What a difference a year makes! Last May, the government didn’t even hand down the budget as the whole economy was shut down, businesses were closed and we were all stuck at home staring down the barrel of economic calamity. When the 2020-21 budget was finally released in October 2020, the final figure was a record deficit of $213.7 billion.
As we all know, Australia has come through the COVID crisis so far in quite good shape. Unemployment is a little higher than normal though nowhere near the 15% predicted, people are out spending, and businesses are making money. Some sectors of the economy are booming. This has resulted in far more tax collected and far less spent on welfare than planned. The government deficit for 2021 was only $161.0 billion.
These far better than expected numbers, coupled with an upcoming election have given the treasurer free reign to spend, spend, spend… and he hasn’t been shy. The words ‘budget surplus’ are not even in the lexicon anymore.
Generally, there are winners and losers in any budget, though the list of winners far exceeds the list of losers in this budget. In fact, it is hard to find many losers at all this time around.
One obscure group who may be unhappy are chicken farmers who will have to pay a 1.1cent levy for each laying chicken. The funds raised will be used to reimburse the Government for costs paid on behalf of the egg industry in relation to three emergency responses to avian influenza in Victoria in 2020. There is a strong argument however that we are all losers from this budget long term as the government racks up large and seemingly unending deficits which we must all pay back eventually. At some point, all our chickens will have to come home to roost.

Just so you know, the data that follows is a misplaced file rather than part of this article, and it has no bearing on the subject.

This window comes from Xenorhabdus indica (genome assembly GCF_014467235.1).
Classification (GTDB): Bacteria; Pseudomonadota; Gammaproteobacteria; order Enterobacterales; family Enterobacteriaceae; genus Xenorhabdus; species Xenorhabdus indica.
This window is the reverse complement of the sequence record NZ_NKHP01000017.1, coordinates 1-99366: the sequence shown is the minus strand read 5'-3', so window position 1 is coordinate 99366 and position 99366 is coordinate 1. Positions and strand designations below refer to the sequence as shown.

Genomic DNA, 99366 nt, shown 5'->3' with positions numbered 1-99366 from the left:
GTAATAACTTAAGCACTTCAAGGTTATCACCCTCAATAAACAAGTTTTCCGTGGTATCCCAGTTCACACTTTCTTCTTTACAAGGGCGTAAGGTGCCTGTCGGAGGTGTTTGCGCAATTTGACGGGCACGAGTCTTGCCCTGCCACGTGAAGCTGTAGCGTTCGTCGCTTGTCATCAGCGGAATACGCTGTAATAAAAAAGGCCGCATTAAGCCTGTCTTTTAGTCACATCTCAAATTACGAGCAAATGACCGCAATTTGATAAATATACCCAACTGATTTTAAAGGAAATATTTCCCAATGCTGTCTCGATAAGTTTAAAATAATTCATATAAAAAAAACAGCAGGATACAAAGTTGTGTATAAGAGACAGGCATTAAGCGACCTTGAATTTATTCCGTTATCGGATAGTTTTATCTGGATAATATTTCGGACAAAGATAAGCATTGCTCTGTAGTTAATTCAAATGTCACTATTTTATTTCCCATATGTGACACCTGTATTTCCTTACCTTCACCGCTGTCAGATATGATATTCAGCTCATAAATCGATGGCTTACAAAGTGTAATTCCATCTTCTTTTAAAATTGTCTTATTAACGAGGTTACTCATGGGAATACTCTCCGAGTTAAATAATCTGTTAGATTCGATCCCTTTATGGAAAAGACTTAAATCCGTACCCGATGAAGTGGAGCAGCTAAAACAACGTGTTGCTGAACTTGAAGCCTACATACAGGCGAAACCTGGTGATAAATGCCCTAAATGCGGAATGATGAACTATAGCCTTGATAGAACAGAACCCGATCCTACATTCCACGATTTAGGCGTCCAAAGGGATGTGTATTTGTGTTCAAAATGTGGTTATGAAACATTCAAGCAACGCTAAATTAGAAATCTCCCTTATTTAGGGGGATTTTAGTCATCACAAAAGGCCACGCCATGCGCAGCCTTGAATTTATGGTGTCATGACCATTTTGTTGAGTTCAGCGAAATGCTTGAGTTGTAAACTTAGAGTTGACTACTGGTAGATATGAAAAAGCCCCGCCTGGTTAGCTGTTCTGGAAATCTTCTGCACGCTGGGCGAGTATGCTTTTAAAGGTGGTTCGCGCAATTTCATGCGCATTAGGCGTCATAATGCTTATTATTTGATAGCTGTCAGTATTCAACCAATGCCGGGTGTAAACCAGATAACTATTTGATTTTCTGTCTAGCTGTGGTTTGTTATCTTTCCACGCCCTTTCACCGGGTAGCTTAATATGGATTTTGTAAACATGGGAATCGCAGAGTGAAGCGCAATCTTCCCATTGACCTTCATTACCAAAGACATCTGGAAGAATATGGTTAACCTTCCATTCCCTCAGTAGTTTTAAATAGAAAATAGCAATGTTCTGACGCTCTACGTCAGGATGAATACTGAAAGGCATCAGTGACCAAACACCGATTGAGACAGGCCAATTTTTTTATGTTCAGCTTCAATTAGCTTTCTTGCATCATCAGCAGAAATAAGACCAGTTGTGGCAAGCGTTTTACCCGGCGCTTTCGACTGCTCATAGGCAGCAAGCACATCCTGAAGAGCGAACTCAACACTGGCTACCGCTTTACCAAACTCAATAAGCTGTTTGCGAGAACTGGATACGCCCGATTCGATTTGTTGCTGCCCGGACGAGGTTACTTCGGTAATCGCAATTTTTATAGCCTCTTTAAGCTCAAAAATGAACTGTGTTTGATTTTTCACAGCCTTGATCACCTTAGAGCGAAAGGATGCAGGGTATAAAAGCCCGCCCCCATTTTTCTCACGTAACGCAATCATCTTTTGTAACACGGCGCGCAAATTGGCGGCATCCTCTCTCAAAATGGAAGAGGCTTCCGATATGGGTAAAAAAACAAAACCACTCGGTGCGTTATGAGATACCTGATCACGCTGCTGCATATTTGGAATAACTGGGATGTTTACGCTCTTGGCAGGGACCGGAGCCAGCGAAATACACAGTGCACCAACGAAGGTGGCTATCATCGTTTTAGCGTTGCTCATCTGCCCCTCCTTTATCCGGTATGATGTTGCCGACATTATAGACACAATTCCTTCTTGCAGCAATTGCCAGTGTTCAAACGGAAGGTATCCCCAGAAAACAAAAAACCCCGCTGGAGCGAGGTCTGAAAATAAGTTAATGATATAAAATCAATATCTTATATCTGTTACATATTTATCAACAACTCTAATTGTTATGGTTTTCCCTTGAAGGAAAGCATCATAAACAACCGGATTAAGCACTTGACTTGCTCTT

Whilst there are big numbers and lots of spending, there are very few permanent or structural changes to our tax and/or financial systems within this budget. There are a few tweaks and changes which we will detail below, though certainly no big reforms.
Overall, this is an election budget on steroids with billions for everyone and nothing big and scary which will alienate large groups or scare the electorate.
It is hard to know how best to summarise this budget given the lack of key initiatives, though lots of individual items. We have broken our analysis down therefore into three key areas – a high level review of the big overall numbers, a summary of actual tax changes, and then a list of the key spending measures.
Rather than write everything myself this year, I have also enlisted some help from James and Chris who will provide some insight from a Financial Planning and Lending perspective.
We hope you enjoy and benefit from our analysis.